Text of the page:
Paperback: 448 pages
Publisher: Wiley; 3 edition (March 29, 2011)
Product Dimensions: 5.9 x 1 x 8.9 inches
Shipping Weight: 1.1 pounds (View shipping rates and policies)
Average Customer Review: 3.8 out of 5 stars See all reviews (20 customer reviews)
Best Sellers Rank: #78,907 in Books (See Top 100 in Books) #55 in Books > Cookbooks, Food & Wine > Regional & International > International #115 in Books > Cookbooks, Food & Wine > Cooking Education & Reference > History #160 in Books > Cookbooks, Food & Wine > Cooking Education & Reference > Essays
I am ashamed to say that I used this book as the central material for a course I taught before I read the entire work. To Civitello's credit, the majority of her work IS factual, but as other reviewers have pointed out, there are some GLARING errors. Two of my favorites: the author recounts the tradition of Passover and its foods under the heading "Pyramid-Builder Food". In the eleventh chapter the author claims that the Italian word "ciao" was caused by the presence of American soldiers in Italy during WWII, when poor Italians would beg the soldiers for food only knowing the word "chow" (she cites no source for this strange idea). There is no archeological evidence to support the biblical account of the Jews in Egypt and even if there were, they certainly didn't build pyramids as this practice was stopped long before Ramses ascended the throne. The Italian word "ciao" was used for CENTURIES before WWII. Even appearing in Hemingway's "A Farewell to Arms" which was published in 1929, in English (of course). I have found it embarrassing to have to explain these oddities to students while instructing them to avoid inaccuracies in their own work (and avoid choosing a text for a class without reading it thoroughly). Yes, it is an entertaining read but it is too unreliable. Like other reviewers, I'm wondering where the editor has been for the past three editions! Tom Standage's "An Edible History..." Is more accurate but less entertaining with fewer details concerning individual dishes. If you are merely looking for a good bedtime story, by all means buy Civitello's book. If you looking for accurate information, you are better off buying something else!
This book is responsible for my current lack of sleep. It is absolutely riveting and a most amazing history of cuisine within its cultural context. As an agribusiness academic who also loves to cook recipes from many different parts of the world, this book was a revelation. As the author admits, she can only paint with a broad brush and invites readers to explore any particular aspect by consulting other more in-depth books. Just amazing.
A basic introduction to any person interested in the history of food from Prehistory to the 20th century. Specially useful for high school courses or College's freshman courses if accompanied by other reading materials. It has recipes, maps, pictures, tables, myths, and interesting stories. The book is well written and is fun to read.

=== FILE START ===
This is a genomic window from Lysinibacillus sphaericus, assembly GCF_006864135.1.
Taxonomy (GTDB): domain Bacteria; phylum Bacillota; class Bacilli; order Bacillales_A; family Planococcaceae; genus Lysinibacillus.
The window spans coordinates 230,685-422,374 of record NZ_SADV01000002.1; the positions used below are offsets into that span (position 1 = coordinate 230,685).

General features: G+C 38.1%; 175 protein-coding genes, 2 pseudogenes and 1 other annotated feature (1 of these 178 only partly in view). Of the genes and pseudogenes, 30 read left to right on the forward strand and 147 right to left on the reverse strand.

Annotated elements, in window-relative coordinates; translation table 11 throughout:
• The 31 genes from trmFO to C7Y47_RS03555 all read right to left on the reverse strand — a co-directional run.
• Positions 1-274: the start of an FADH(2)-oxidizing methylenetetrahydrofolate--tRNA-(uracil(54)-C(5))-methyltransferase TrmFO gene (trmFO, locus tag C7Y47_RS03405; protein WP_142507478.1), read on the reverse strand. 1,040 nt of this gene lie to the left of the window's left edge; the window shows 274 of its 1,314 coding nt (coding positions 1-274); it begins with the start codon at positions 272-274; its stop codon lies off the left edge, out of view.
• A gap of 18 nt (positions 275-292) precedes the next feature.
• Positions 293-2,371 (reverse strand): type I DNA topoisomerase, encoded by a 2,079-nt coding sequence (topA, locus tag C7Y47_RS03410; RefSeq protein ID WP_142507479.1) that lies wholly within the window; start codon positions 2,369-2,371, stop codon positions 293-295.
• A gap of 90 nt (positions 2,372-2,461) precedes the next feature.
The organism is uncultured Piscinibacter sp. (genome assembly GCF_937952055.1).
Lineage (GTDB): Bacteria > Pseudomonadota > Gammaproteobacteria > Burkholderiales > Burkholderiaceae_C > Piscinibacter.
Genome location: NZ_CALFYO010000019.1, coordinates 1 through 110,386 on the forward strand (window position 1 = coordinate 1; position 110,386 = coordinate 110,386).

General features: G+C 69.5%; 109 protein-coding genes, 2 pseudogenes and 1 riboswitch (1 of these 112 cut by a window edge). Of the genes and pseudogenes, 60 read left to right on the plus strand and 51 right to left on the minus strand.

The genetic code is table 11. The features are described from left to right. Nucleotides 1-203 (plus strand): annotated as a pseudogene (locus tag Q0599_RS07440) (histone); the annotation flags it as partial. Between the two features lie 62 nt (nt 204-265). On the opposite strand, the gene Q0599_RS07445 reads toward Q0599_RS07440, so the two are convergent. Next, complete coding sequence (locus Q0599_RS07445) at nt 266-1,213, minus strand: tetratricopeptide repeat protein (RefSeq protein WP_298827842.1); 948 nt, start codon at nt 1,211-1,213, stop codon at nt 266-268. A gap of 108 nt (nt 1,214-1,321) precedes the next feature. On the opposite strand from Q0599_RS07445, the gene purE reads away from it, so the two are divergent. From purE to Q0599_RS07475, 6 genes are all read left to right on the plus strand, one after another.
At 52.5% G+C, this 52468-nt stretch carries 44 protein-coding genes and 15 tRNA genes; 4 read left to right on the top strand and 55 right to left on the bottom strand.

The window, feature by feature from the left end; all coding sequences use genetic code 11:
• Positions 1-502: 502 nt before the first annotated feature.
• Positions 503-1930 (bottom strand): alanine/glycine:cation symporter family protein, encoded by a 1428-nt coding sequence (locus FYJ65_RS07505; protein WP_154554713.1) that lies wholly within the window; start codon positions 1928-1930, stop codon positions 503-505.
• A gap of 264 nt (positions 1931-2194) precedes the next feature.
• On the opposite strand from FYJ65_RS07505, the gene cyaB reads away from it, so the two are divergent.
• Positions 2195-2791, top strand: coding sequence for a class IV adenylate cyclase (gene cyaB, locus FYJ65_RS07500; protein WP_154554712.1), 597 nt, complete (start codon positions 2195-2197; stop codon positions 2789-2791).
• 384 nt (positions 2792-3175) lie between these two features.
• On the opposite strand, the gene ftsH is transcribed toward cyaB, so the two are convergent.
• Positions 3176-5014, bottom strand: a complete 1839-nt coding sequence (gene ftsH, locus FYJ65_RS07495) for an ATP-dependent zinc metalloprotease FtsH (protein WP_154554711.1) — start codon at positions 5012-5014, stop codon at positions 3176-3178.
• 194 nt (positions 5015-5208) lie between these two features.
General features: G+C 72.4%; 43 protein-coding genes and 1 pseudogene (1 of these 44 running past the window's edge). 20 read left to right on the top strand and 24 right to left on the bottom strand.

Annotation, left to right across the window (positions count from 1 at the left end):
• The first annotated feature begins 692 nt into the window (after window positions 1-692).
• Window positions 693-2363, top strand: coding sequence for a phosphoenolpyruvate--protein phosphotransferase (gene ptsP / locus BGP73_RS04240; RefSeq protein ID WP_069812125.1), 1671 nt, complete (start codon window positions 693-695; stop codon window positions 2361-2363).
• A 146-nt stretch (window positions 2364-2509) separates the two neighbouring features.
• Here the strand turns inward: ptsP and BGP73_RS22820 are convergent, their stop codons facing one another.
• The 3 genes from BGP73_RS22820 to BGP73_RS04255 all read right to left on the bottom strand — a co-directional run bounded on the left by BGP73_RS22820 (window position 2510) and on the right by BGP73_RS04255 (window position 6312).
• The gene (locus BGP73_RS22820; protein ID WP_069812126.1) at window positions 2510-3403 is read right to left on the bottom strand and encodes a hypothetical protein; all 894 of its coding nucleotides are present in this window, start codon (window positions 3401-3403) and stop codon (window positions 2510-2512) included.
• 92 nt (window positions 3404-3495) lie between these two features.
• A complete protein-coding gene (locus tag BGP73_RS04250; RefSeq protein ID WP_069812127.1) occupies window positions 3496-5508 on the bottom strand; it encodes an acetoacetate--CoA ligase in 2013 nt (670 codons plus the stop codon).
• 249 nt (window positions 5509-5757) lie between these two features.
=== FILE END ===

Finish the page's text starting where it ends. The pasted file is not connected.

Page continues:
I use this book as a text to introduce the history and cultural dimensions of food. I have also purchased it as a gift for my friends who are history buffs and food lovers. It is concise and packed full of humor, content, recipes, charts and tables to support what is known and what is yet to be discovered. Hats off to Civitello for a wonderful compilation of information. I reviewed many books before selecting this one. It stands alone in presentation and blending of history and food.
I ordered this book for my son who needed it for one of his classes in culinary school. I glanced through it and found it to be interesting and full of information I never knew. Now I can't wait to read it when my son is through with it! He is really enjoying the class and the knowledge he"s getting from this book. The book tells you all about different cultures from practically the cave man days through today, the foods ate, and the social, religious, and differentcustoms they practiced. It also explains a lot of myths and beliefs associated with foods.
I would NOT call this book factual. Her dates are all off. In fact, I think it's shameful that anyone teaching a class in any school should ever use this book.Examples:She says that the earliest hominid were found in SPAIN, 12 million years ago. Where in the world did she come up with that date and Spain? The earliest fossil record of humans dates back 7 million years ago in Africa not Spain.Her concept of stone sculptures is off by thousands of years.She says that chiles and squash were cultivated in Mexico 8,000 years ago. According to findings at by the National Academy of Sciences, the earliest cultivation dates of chili is 6,500 years ago.The lima bean is a native of Guatemala, it was traded in ancient cultures but not cultivated until later. Linda Civitello states that it was cultivated in Peru 8,000 years ago.Medieval warm period 950 - 1300 but she neglects to state that the SMALL ICEAGE begins in the 14th century. That temperatures are so severe that crops fall all over Europe for 500 years.She says that foods go Global in 1003 based on the Vikings; however, the food trade dates back thousands of years with hunters and gathers and the cultivation of wheat, barley, fava beans, chickpeas and vegetables and tubers. Early cultivation of numerous fruits came from Asia.This non-factural data is continued throughout this book. As an archaeologist, I don't understand how she was able to get this book published let alone have schools allow her to teach false information. I purchased this book used and it was obvious that it was used in a school classroom because of the extensive underlining. Seeing the underlining of made-up facts that she would use on a quiz was horrifying. I feel sorry for all those students who took her class and future students who read her book.
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